Investors remain hopeful that exploding volumes following the TEN startup will drag earnings higher again and soothe pressures on the balance sheet. But if Tullow Oil encounters further operational or financing problems, and crude prices fail to meaningfully recover, I reckon its share price could reverse sharply. And a P/E rating of 17.7 times for 2017 leaves plenty of room for a correction.

Wood you?

But the oil producers are not the only ones to suffer from a period of prolonged oil price woe, of course. Tullow Oil’s decision to rein in its capex budgets mirrors similar moves by industry giants like BP and Statoil in recent weeks, and bodes badly for the likes of John Wood Group (LSE: WG).

The engineering giant, like Tullow, has also seen its share price surge in recent weeks. Indeed, Wood Group’s share price hit levels not seen since mid-2014 in October, with news of new contract wins from Hibernia and Suncor Energy bolstering investor confidence.

But the prospect of oil market oversupply dragging for longer than expected leaves Wood Group in danger of facing further revenues pressure in the near-term and beyond. Like Tullow Oil, I reckon investment in the oilfield services play is far too risky at the current time.

Should you invest, the value of your investment may rise or fall and your capital is at risk. Before investing, your individual circumstances should be assessed. Consider taking independent financial advice.

Royston Wild has no position in any shares mentioned. The Motley Fool UK has recommended BP. We Fools don't all hold the same opinions, but we all believe that considering a diverse range of insights makes us better investors.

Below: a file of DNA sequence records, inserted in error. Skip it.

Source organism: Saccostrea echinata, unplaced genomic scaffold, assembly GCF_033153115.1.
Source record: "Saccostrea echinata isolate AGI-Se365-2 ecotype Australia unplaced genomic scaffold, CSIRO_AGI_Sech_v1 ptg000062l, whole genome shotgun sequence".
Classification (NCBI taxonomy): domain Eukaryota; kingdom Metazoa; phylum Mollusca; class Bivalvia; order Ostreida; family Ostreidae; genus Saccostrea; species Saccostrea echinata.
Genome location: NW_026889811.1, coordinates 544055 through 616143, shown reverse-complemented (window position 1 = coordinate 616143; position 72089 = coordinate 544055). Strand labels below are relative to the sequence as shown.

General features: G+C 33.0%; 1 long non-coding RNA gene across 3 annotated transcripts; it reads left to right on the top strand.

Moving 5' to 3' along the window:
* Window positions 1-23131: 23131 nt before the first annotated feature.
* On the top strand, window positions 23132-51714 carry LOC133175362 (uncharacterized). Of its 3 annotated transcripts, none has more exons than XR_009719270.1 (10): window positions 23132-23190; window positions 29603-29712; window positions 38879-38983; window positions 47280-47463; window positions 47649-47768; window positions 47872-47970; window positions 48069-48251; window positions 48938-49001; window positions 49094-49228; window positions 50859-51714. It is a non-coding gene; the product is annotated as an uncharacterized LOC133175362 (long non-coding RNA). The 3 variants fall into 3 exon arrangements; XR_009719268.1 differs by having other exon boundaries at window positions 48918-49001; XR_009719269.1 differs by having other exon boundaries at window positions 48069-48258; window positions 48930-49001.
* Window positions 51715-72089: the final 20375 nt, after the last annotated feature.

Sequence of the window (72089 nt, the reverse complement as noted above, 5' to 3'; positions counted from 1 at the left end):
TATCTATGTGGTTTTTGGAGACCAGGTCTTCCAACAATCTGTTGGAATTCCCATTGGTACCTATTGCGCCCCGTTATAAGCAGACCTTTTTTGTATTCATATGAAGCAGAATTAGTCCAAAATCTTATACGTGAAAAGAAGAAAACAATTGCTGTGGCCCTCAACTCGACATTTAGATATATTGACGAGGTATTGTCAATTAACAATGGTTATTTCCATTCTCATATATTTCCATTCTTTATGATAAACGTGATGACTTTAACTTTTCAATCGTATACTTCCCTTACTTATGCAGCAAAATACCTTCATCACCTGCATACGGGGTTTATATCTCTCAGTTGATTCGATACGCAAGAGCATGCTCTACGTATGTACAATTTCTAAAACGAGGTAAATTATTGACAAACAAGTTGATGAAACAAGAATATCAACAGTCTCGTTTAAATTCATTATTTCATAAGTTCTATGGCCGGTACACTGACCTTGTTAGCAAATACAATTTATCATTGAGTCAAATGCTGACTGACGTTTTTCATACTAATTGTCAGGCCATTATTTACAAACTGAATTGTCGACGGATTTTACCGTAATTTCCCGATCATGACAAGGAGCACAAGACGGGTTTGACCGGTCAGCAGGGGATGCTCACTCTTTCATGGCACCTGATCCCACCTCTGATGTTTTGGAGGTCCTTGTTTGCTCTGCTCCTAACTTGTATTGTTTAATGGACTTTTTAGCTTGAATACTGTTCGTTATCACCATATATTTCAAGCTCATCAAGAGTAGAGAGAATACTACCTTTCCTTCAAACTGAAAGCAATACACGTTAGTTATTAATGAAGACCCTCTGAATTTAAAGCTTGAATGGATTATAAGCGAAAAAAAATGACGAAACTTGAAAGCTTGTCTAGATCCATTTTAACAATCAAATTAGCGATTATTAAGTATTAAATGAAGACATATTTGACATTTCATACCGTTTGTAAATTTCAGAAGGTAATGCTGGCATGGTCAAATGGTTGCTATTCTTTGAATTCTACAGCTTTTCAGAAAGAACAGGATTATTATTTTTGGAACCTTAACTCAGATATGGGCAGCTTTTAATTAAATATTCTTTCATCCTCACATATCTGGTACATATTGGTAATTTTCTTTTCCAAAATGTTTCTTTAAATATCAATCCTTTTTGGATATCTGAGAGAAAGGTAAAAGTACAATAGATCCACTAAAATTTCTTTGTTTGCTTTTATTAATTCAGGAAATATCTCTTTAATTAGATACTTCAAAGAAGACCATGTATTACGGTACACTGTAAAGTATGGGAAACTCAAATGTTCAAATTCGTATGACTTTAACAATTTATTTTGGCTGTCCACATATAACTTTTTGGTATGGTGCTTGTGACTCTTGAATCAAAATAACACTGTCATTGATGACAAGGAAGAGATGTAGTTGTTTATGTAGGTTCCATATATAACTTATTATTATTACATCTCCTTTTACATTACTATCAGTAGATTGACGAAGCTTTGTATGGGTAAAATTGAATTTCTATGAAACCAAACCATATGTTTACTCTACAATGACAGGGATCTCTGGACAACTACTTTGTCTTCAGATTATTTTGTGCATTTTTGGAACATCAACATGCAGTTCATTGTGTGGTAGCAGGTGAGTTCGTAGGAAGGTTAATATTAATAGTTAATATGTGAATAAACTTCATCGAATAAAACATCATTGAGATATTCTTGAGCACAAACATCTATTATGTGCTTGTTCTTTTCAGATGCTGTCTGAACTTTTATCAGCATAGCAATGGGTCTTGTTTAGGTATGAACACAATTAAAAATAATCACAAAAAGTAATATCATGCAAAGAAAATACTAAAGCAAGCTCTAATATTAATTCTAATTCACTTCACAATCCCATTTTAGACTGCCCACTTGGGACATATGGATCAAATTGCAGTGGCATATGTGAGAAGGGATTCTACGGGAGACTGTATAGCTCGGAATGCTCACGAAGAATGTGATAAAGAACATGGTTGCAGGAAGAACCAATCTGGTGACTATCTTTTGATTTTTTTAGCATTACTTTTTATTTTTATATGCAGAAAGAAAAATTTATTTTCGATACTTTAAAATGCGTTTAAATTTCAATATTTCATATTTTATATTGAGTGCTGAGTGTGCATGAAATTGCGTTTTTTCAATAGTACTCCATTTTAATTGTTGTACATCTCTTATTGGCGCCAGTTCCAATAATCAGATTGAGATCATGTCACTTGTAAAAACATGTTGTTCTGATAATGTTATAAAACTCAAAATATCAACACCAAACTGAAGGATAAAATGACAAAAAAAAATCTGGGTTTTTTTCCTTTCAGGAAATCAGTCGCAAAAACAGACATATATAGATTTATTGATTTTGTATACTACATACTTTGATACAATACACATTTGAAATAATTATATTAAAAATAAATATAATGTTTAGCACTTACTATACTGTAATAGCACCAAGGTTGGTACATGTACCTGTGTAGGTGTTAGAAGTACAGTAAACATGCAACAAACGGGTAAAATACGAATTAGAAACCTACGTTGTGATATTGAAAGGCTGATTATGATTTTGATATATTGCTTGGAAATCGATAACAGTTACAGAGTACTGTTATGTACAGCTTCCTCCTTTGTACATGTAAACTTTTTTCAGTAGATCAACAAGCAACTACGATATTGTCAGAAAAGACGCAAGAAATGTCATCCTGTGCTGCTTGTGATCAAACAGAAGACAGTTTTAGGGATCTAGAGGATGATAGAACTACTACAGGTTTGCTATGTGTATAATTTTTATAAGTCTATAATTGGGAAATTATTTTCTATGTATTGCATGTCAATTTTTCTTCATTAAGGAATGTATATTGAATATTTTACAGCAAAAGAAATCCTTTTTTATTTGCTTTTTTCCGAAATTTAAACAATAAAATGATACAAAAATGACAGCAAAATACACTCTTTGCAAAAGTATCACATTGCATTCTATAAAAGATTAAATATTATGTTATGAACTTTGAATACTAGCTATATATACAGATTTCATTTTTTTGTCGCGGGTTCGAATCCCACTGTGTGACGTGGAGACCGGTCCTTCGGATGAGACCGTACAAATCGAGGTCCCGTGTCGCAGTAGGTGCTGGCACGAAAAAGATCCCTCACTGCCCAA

More on Investing Articles

Young black female footballer training on stadium pitch
Investing Articles

My JD Sports Fashion share price prediction for the second half of 2024

The JD Sports Fashion share price hasn't yet recovered from January’s slump. So will the retailer's stock bounce back in…

Read more »

Investing Articles

Up 47% in a week! Can the Capita share price continue to rocket?

The Capita share price has smashed the market in the last week, and Harvey Jones wonders whether it has the…

Read more »

Young Asian man drinking coffee at home and looking at his phone
Investing Articles

What could the second half of 2024 have in store for the BAE Systems share price?

After a strong first six months of the year, what could be coming next for the BAE Systems share price?…

Read more »

Growth Shares

2 FTSE 100 stocks that are outperforming these MAG7 members

Jon Smith reveals some FTSE 100 stocks that offer him a viable alternative to the Magnificent 7, based on recent…

Read more »

Investing Articles

My Scottish Mortgage shares just paid me £14.88. It’s another step towards making a million

Harvey Jones has just received a measly dividend from his Scottish Mortgage shares, but he's got big, big plans for…

Read more »

Investing Articles

FTSE 100 shares: is Barclays a standout buy?

Barclays shares are among the FTSE 100's top performers and this Fool thinks they have further to go. He explains…

Read more »

Black woman using loudspeaker to be heard
Investing For Beginners

At 52-week highs, here’s what may be next for the Lloyds share price

Jon Smith notes the strong rally in the Lloyds share price in the recent past and explains why the good…

Read more »

Young Asian woman with head in hands at her desk
Investing Articles

These UK shares are stinking out my ISA. Time to sell?

Paul Summers has been reviewing some of the worst-performing UK shares in his portfolio. Has the time finally come to…

Read more »